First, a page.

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  1. Rasterized PNG images are used in GDTF in several places - as a device thumbnail or as a MediaFileName in slots for gobo wheels and animation wheels. While the definition of a device thumbnail is quite simple (a png file to provide the rasterized picture with maximum resolution of picture 1024 x 1024), definition for a gobo slot image is more involved: Gobo images shall be in PNG format with an alpha channel. Indexed, Greyscale and Alpha, 8-bit RGB and Alpha, or 16-bit RGB and Alpha are accepted pixel formats. The Background shall be fully transparent and should be considered to be the equivalent of a gobo holder. The Image region shall be fully opaque aside from anti-aliasing and shall be as large as possible. The Background region, the equivalent of gobo holder, is defined by full transparency (Alpha 0). In the Image region, Pure Black (RGB 0,0,0) is opaque (2), and Pure White (RGB 255,255,255) is transparent (GDTF). Colored gobos (3) shall use an RGB approximation. The RGB approximation shall be calculated on the basis of Pure White being the CCT of the fixture light source and the ICC color profile embedded within the PNG. The default shall be sRGB. - Maximum resolution of picture: 1 024x1 024; - Recommended resolution of gobo: 256x256; - Recommended resolution of animation wheel: 256x256 So for thumbnail images, one can use pretty much any png image with the given dimensions. Ideally, the image should be a square, so the result in any UI is more predictable. This is the default image provided by the builder: What we like to do, however, is to ensure that the image is actually trimmed on a transparent background, so it can better fit into any UI (checker board indicating the transparency): With the transparency: For wheel slot images, you have ensure that the non-transparent (opaque) and transparent (white, colored) portions are correctly defined and also that transitions between them is also correct. Here is a 256x256 example. We actually provide gobo images in maximum possible resolution (1024x1024), for the best outcome in visualizers. It is simple to sample down if needed. The only exception we currently do are devices with tenths of gobos, like the MiniMe and ProMotion, where we scale the images to achieve close to 10MB size of the complete GDTF file. As i mentioned, critical parts are the transitions. On the edge between alpha and color, you should have no extra color (due to antialiasing), just the alpha (transparency): On the edge between white and black, you need to have only colors and no transparency: Same rules apply for the animation wheel: Hope this helps Petr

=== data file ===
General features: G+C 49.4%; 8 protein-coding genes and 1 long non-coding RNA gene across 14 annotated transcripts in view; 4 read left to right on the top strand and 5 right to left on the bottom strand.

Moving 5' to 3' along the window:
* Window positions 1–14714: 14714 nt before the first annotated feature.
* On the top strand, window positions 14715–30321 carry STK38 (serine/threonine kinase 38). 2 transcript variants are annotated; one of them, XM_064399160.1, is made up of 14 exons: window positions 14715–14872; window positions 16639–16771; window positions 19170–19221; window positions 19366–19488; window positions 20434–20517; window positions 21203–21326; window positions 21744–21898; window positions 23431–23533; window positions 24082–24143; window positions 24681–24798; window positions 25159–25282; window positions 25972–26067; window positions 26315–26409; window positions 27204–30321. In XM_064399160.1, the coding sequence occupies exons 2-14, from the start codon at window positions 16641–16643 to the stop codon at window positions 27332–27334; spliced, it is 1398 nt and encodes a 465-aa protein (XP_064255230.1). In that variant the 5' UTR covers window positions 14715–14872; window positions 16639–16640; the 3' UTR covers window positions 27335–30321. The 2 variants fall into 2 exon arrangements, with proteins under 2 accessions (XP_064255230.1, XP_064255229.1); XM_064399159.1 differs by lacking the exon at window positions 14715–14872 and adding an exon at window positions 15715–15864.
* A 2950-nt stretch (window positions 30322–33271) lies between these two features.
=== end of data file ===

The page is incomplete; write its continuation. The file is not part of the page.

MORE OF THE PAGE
2. 3D models are one of the essential assets in GDTF. Lets see what we need to do to make our 3D files ready for GDTF. You can either use generic 3D models already predefined by GDTF and available in the GDTF builder, or you can provide your models. Models can currently be provided in the form of 3DS files, or in the future it will be also possible to use glTF files. How to create models of the devices is out of scope of this post, what we will look at today is how to modify and adjust existing 3D models provided by the manufacturer for use in GDTF - apply position, rotation, alignment and adjust the quality of the meshes. I like to use Meshlab for assets preparation for GDTF, but you may choose to use other tools, like Blender, Cinema4D or some other software. We will look at a generic moving head fixture with base, yoke and a head. What you usually get from the manufacturer's documentation is a complete 3D drawing, made of individual parts, assembled into the shape of a real fixture. What we need to do for GDTF is to separate each moving part into an individual model and adjust it's origin point and alignment. Here is GDTF definition: The mesh of each fixture part shall be drawn around its own suspension point. The zero point of a device does not necessarily have to contain the offset related to the yoke, but it must be centered on its axis of rotation. The offset is defined by the geometry and has to be related to its parent geometry and not to the base. Which means that in each model's file it's origin point is defining the rotation point. Here is an example of a complete fixture before adjustment, we can see the individual models listed on the side (marked with 1): As you can also see, the origin point (2) is at the center of the base plate, but this is only correct for the base, not for yoke and head, so it will need to be adjusted. Here is another part of the GDTF definition: The device shall be drawn in a hanging position displaying the front view. That results in the pan axis is Z aligned, and the tilt axis is X aligned. 0,0,0 – center base plate. So the device must be drawn upside down, the head must point to negative values of the Z axis and not to the positive direction (3), which means that all models will need to be rotated and adjusted. Your model will most probably be rotated differently, so take this post as a reference. Meshlab allow us to individually select each model and perform operations on it, like Rotations and Positioning (translate) by defining numbers (degrees or digits) of movement. At the same time, it provides a "freeze matrix" feature, which sets the current transformation matrix into the coordinates of the vertices of the mesh (and set this matrix to the identity). In other words, it sets the origin point to the place you need it to be at :), which is what is needed for correct application in GDTF. Here are the Transform tools in the menu. What i like to use instead of multiple rotations is a tool called "Flip and swap axis". One important note: you must always first perform a translation (positioning, to define the origin point - point of the rotation) and the only a rotation, otherwise the rotation would happen along a wrong axis/point. So in my case (your model might be different) we adjust the base by axis flipping and swapping as follows: We can now see that the base bottom plate is facing positive direction of the Z axis, good. Now we need to apply rotation to the yoke and head, because what we have so far looks like this (example of head): The model needs to be positioned (1) and also rotated, so the X axis is defining our rotation (2). You will need precisely measured positions for these offsets, often these will come from manufacturer's drawings or other documentation. Here is the result after applying the Translation and then Rotation in Meshlab: And this is adjusted model of yoke: After we adjust all (base, yoke, head) and If you open all three models together, they will be overlapping each other: This is because the offsets of these models will be defined later, in the GDTF file. For the offsets in GDTF, we will again, need precisely measured values from the device's documentation. Our files are almost ready, but we still must ensure that the models have certain complexity, as for example defining them too detailed (most common case) results in high demand for processing power of the visualizers. You can prepare a detailed, high vertex count file if you perhaps have a demand for a particularly detailed rendering, but for normal operation, you should conform to the GDTF definition: All models of a device combined should not exceed a maximum vertices count of 1200. To ensure this requirement, we must often simplify the model. Meshlab offers it's "Simplification" tool: Before simplification: Simplified, by adjusting the "Target number of faces". See number of vertices at the bottom: Now we can add the models into GDTF in the Builder, here is the result, with corresponding offsets. Here is the base: Yoke: And head: Hope this helps Petr